Maternal, Newborn, & Child Health: Our Impact

"Ihemesi" community in Imo State, Nigeria has a single health center that serves nearly 10,000 residents. Malaria, typhoid fever, and malnutrition are common and many caregivers cannot afford to pay for their children to be treated at the health center. Often the health center would turn away children who could not pay.

{Photo credit: MSH/Johanna Theunissen}Photo credit: MSH/Johanna Theunissen

Thousands of children in Lesotho will soon have a brand new pair of shoes on their feet, some for the first time in their lives, thanks to an on-going partnership between Management Sciences for Health (MSH) and TOMS Shoes. 

{Photo credit: MSH}L--R: Mayowa Joel Communication for Development Centre; Hor Sidua Coordinator of Universal Healthcare for All campaign, Ghana; Dr Stephen Karau, Country Director, AIDS Healthcare Foundation (AHF) Kenya; Arije Adebisi, Director of Communications, Management Sciences for Health (MSH) Nigeria; Dr. David Olayemi, Senior Advocacy Manager, Save the ChildrenPhoto credit: MSH

Management Sciences for Health (MSH)  joined African civil society organizations (CSOs) at a side event  on July 2 of  the Abuja +12 meeting of African heads of governments. The groups   agreed that universal health coverage should be included in the  post-2015 development agenda.

 {Photo credit: MSH}Solar panels being installed at the Mukanga General Reference Hospital.Photo credit: MSH

Surgical lamps. Ultrasound machines. Autoclaves. These are essential pieces of equipment in any hospital, and they all run on electricity. In the remote areas of the Democratic Republic of Congo, electricity is a rare commodity. In Mukanga, a rural health zone in Katanga Province, the lack of electrical power was putting sick people at greater risk of death, says Dr. Kasongo Nkulu, Medical Director of Mukanga General Reference Hospital.

The Head of the Community Development Department led a group of participants during the International Women’s Day rally in Delta State. {Photo credit: Gilbert Ojiakor/MSH.}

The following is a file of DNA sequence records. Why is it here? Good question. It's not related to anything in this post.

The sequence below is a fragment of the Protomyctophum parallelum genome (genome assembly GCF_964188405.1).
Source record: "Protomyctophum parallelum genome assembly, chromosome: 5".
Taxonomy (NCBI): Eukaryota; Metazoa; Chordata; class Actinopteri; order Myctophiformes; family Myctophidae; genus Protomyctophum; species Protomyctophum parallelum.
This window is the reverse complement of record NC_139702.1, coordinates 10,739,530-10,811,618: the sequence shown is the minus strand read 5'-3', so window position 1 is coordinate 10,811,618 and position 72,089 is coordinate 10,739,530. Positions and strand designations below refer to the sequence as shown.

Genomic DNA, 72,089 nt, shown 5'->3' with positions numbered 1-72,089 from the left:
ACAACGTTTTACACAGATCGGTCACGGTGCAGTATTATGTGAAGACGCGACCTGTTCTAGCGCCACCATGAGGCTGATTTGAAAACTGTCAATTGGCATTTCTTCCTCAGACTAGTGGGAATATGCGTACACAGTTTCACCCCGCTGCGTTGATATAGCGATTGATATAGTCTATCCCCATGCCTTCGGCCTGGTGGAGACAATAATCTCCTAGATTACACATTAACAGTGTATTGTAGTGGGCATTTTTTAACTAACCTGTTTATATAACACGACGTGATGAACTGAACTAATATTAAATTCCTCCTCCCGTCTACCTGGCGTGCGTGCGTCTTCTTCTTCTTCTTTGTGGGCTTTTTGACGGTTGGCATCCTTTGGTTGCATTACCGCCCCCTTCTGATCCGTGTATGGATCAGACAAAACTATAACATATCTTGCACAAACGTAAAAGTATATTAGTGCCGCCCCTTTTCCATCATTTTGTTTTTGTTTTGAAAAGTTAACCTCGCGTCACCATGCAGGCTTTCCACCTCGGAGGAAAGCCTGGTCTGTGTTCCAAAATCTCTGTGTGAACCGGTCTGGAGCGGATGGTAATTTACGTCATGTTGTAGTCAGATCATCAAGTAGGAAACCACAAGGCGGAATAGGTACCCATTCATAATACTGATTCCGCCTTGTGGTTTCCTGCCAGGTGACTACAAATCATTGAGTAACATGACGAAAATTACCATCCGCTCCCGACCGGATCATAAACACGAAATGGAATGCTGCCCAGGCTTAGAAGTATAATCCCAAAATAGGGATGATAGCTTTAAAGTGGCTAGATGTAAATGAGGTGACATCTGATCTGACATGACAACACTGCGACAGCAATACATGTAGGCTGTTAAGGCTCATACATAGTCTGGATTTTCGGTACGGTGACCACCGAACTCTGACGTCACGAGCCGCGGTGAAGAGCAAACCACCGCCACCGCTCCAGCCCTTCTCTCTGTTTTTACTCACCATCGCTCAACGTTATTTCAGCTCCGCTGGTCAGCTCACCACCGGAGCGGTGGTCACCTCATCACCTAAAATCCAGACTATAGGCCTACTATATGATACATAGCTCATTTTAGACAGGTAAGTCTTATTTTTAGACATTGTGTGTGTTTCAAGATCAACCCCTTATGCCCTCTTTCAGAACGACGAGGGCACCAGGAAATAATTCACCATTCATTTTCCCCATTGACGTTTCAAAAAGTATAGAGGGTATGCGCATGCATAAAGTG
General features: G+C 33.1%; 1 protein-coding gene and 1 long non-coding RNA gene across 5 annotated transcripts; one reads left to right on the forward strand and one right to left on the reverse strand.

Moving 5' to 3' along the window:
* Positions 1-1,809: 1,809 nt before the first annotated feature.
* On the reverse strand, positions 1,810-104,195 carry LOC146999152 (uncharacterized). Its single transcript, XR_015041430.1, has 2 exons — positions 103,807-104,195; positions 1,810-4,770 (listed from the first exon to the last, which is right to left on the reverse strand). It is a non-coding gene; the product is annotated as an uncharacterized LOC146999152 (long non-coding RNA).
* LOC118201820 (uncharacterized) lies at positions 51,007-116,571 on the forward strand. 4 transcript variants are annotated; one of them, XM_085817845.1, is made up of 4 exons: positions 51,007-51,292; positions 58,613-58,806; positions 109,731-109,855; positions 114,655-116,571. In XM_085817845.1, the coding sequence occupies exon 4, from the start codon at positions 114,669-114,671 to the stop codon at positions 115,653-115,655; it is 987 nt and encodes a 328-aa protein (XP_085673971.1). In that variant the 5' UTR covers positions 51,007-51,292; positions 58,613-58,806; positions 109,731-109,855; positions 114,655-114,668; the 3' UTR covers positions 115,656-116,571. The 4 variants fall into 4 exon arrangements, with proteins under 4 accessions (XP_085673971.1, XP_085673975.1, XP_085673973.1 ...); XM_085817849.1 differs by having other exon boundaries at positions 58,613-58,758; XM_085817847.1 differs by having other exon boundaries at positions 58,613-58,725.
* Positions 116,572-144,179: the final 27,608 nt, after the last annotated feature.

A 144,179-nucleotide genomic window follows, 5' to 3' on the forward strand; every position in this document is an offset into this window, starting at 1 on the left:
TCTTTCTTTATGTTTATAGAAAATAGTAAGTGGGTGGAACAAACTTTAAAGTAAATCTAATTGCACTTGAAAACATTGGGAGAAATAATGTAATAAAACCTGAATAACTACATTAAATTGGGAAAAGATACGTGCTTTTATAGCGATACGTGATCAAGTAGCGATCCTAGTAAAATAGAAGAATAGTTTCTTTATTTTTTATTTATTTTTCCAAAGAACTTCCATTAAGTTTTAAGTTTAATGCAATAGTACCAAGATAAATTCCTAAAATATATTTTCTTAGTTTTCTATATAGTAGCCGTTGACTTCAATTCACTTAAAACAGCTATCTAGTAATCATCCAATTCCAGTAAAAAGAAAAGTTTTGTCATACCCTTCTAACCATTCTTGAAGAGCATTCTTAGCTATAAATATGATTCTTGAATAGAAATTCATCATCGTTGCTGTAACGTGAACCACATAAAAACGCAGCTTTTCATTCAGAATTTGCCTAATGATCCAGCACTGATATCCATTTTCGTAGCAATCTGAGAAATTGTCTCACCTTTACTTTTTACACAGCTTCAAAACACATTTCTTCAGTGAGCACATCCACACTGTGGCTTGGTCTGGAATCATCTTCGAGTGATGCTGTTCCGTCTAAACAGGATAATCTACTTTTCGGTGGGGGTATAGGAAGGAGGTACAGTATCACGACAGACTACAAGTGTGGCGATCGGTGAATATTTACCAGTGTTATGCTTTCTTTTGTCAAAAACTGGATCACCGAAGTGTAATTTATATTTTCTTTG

In Nigeria, women and girls carry the bulk of the caregiving burden for those infected with HIV and children left vulnerable or orphaned by AIDS. These responsibilities often prevent girls and women from obtaining an education and developing income-generating skills. Compounding these problems are social norms that inhibit girls and women from accessing HIV & AIDS information and services and severely limit their control over their sexuality, thereby leaving them vulnerable to violence and abuse.

ULAT staff discuss the meaning of fatherhood as part of the project's work to build gender awareness. {Photo credit: MSH}

Within the USAID-funded Local Technical Assistance Unit for Health (ULAT) Project in Honduras, led by Management Sciences for Health (MSH), the integration of gender is an important element of our technical assistance.

Justine during a home visit with a father and his son. {Photo credit: MSH}

Justine Mbombo, age 38, lives in a small village called Beya in Kasaï Occidental Province in Democratic Republic of the Congo (DRC), with a population of roughly 520 people. There are more than 100 children under age 5 in Justine’s village, and no doctor. Watching children suffer has affected Justine deeply and moved her to become more involved in the health of her community.“In January 2010, we were affected by a measles epidemic that caused the deaths of many children under age 5.

A woman from the Positive Deviance Hearth program educates women on good nutrition practices. {Photo credit: Tadeo Atuhura/MSH.}

Living in a wobbly shack with mud walls and a grass roof has not deterred Tushemerirwe Esparanza from becoming a change agent in the fight against child malnutrition in her village of Nantungo, in Lwebitakuli Sub County Uganda. Tushemerirwe has helped teach her home village that balanced nutrition is important for children’s health and development—malnutrition is responsible for nearly 60 percent of infant deaths in Uganda. But spreading that message was not easy for her at first.“When I was starting out, many women despised me.

Momotaung holds Sabelo. {Photo credit: J. Mavudze/MSH.}Photo credit: J. Mavudze/MSH.

In rural Lesotho, Momotaung wakes up early to prepare for a trip to the hospital for her checkup, a hospital two hours away from her home. On her way, she stops to pick up an elderly neighbor’s child, a three-year-old orphan named Sabelo---one of 12 siblings and cousins being cared for by their grandmother. She collects three other children from the village also needing care at the hospital.

Baby Victor and his mother. {Photo credit: Y. Otieno, MSH/Kenya}Photo credit: Y. Otieno, MSH/Kenya

Around 11 in the morning, mothers start streaming into the health facility. Baby Victor’s mother has brought him today for a routine immunization, but she’s also concerned about his lack of appetite and high fever. The nurses recommend that one-year-old Victor be tested for malaria.Thanks to a malaria rapid diagnostic test (RDT) kit, Victor’s test results come back in just half an hour.

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